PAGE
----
he future is bright for the aseptic packaging of dairy and processed foods in North America. That’s the conclusion of a 2012 study by the research firm Markets and Markets. Among the reasons the Dallas-based firm cites for optimism are: increasing demand for packaged food, changes in the food manufacturing industry, more emphasis on product safety and changing food habits.  Milk accounts for the major market share (42%) of aseptically packed products followed by other beverages (38%); the rest is made up by other dairy products.

These trends would not surprise one U.S. milk processor. Agropur, St. Paul, Minn., is thriving in contract manufacturing aseptic and extended-shelf-life (ESL) dairy and nondairy beverages. About half of the plant’s production is in long-shelf-life products. The dairy also processes HT/ST (high temperature/short time) milk in formats ranging from paper half-pints to plastic gallons.

Agropur’s Natrel USA division is a subsidiary of Canada’s second-largest dairy processor and the seventh largest in North America, according to the Dairy 100, Dairy Foods’ annual list of dairy processors. The Minnesota-based division includes another aseptic plant in Grand Rapids, Mich. The Canadian parent also owns a cheese and ingredient division in the United States, which is operated separately from the fluid milk operation. (See related article on page 59.)

The worldwide demand for ESL products is large and the dairy is investing to serve this market for its own brand and for contract manufacturing customers. ESL products are attractive because they deliver higher margins compared to fresh milk products. Producing them, however, requires a bigger infrastructure, noted Eric Brunelle, the division’s president.

In 2008, Agropur bought Schroeder Milk, a long-time independent dairy processor. The plant is located on acreage that used to be the Schroeder family’s dairy farm. The company is now known as Agropur. Natrel is the brand name for Agropur’s aseptic products. A Natrel sub-brand is Dynamoo, a line of flavored milks. The plant still processes fresh milk and cream (with the HT/ST pasteurization process) under the Schroeder name and for co-manufacturing clients.

In 2009, Agropur purchased the Farmland Dairies plant in Grand Rapids. This facility produces aseptic lactose-free milk beverages, fitness drinks, soups and broths. Agropur is investing in new equipment at both plants.

VP of Operations Jim Schultz took Dairy Foodson a tour of the St. Paul facility.  In the receiving area, tankers hauling conventional or organic milk arrive throughout the morning and afternoon from U.S. dairy farmers. Though owned by a Canadian dairy cooperative, milk from across the border cannot be brought to the United States.  Instead, milk is sourced from Minnesota and surrounding states. Some organic milk arrives from as far away as Texas.

The plant can receive two milk tankers at a time. One of its good manufacturing practices is the use of color-coded hoses to empty the tankers: red for dairy milk and green for soy products. An on-site lab tests samples from each load for antibiotics, somatic cell count, direct micro count and temperature, as well as organoleptic attributes. An off-site lab runs other tests.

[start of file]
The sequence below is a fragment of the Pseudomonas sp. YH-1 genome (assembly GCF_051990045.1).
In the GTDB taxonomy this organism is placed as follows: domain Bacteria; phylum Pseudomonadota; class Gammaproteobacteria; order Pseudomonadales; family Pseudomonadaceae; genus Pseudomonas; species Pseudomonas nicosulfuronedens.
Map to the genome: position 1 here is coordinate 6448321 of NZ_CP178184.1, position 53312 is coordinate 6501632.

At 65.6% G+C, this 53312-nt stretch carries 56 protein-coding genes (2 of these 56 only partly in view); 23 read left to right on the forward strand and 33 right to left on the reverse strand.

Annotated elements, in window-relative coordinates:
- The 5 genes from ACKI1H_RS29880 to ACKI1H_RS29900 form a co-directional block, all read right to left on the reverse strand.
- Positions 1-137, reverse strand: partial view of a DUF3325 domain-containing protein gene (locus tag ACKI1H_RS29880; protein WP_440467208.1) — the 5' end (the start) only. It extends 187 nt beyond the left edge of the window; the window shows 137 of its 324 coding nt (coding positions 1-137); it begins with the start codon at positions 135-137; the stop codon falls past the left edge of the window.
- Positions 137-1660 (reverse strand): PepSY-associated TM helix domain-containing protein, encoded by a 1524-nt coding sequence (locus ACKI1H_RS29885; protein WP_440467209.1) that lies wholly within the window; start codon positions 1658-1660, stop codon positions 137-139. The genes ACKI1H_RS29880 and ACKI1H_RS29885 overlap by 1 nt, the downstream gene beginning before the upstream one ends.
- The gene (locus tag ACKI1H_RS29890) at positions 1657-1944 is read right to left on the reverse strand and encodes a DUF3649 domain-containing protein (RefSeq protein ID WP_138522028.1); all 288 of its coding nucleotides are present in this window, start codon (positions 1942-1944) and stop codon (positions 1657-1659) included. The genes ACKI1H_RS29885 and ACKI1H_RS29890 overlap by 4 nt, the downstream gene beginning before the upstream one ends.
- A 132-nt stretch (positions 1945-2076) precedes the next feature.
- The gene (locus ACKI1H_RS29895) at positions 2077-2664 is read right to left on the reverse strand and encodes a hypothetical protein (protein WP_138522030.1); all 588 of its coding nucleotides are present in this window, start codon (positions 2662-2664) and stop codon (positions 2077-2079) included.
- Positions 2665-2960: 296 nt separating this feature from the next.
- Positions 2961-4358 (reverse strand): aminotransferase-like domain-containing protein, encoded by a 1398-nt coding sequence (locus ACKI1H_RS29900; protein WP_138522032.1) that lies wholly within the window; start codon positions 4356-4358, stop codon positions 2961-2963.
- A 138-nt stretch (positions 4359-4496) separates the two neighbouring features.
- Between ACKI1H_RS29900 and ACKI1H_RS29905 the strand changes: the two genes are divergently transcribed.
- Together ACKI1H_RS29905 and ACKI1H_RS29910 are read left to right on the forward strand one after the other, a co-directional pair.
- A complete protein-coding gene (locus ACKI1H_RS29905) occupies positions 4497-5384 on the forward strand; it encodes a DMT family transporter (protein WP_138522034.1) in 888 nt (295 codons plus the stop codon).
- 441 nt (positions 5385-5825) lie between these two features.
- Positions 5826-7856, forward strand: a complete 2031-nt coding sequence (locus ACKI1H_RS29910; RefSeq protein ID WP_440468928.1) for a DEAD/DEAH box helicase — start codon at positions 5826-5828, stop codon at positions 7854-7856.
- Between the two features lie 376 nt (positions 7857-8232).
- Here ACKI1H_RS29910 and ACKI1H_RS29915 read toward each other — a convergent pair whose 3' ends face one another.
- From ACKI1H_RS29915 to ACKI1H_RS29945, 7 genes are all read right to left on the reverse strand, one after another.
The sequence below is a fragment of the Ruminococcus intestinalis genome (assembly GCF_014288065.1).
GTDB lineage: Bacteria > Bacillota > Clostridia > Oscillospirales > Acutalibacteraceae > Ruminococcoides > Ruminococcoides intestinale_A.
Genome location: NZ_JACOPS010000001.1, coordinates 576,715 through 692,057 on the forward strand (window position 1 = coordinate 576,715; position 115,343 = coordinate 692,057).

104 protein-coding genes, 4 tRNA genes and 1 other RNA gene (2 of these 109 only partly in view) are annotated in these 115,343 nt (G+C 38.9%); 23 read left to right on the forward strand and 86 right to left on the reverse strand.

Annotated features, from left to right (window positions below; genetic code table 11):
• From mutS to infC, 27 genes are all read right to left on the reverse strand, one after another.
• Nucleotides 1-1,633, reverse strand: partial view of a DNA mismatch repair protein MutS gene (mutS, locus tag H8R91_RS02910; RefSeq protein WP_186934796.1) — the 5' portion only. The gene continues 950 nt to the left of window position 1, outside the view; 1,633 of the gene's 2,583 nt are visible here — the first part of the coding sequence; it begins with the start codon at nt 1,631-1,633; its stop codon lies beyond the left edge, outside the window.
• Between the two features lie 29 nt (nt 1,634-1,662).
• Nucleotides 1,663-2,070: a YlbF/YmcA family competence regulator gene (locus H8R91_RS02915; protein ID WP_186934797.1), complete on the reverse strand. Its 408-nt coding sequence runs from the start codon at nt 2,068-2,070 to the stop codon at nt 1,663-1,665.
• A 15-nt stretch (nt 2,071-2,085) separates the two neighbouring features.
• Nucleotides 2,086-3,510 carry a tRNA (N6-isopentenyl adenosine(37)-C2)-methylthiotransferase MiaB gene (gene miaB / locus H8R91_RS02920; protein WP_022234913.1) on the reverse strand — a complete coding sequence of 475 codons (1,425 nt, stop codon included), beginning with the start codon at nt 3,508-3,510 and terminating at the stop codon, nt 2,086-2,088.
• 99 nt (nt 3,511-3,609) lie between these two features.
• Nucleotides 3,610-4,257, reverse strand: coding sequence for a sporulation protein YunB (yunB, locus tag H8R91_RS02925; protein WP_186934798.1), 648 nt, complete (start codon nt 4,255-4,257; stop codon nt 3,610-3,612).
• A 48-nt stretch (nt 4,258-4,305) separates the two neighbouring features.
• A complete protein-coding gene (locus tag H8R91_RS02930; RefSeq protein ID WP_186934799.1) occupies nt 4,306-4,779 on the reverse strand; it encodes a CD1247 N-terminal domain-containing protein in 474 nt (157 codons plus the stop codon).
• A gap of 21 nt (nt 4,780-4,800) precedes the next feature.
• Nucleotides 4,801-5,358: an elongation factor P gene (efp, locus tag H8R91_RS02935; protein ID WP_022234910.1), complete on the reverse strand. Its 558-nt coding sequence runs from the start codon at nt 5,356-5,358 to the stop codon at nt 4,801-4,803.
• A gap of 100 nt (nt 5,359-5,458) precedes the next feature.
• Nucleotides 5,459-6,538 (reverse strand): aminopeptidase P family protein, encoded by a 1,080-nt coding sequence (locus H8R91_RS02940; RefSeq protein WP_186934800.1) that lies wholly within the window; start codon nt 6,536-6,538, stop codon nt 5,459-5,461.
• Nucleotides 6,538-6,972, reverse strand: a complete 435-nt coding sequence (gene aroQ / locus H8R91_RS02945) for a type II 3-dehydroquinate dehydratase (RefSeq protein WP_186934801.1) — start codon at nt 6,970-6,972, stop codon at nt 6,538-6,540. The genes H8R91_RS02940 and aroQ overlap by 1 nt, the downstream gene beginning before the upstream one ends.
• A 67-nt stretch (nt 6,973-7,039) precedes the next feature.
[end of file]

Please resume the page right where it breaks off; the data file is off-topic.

To improve worker safety, the plant built a gantry over the receiving area. Receivers climb a stairway to access the top of the tanker. The platform also allows safer access to the porthole to draw samples. Before Natrel built the gantry, receivers had put on a safety harness (which they found awkward to wear) to access the top of the tanker.

The processing room holds two HT/ST systems. One is used to pasteurize milk and nutritional shake products; the other is used for byproducts, Schulz explained. The Schroeder brand cream, known for its purple carton, is vat-pasteurized.  After separation, the milk is pumped to one of four 1,000-gallon pasteurized tanks. Three of the tanks are used for milk; the fourth is used for buttermilk.

Ingredients for flavored milk and other protein-enhanced dairy beverages are prepped in a room separate from the processing area. Dry ingredients (such as cocoa powder or whey protein) or liquid fats are poured by hand into a bin and liquefied. An eductor in the bin sucks the dry powders into the liquid medium and thoroughly blends the two. The blended product is held in one of two 12,000-gallon blend tanks.

From the processing room, the pasteurized milk flows to the filling room. Agropur has five fillers handling half-pint to gallon formats and one bag filler (packaging milk for foodservice accounts). Schroeder brand milk and nutritional shakes for a contract manufacturing client are filled on these lines.

The smaller-format fillers can produce 1,000 cartons (like half-pints for school milk) per minute. After filling, the containers are code-dated and conveyed to the packing room. Depending upon the customer, the products are collated and packaged in corrugate cases or in plastic crates.

There is also an 18-valve filler for quarts and half-gallons and a 26-valve filler for gallons. Plastic gallons arrive from a blow-mold vendor and are de-bagged in a separate room. The plastic containers are filled, caps are applied and then the package is code-dated. The filled bottles are conveyed automatically to the case stacker room and then to the refrigerated warehouse. Depending upon the customer, the packages are put into milk crates, corrugated boxes, bossey carts or caseless pallets.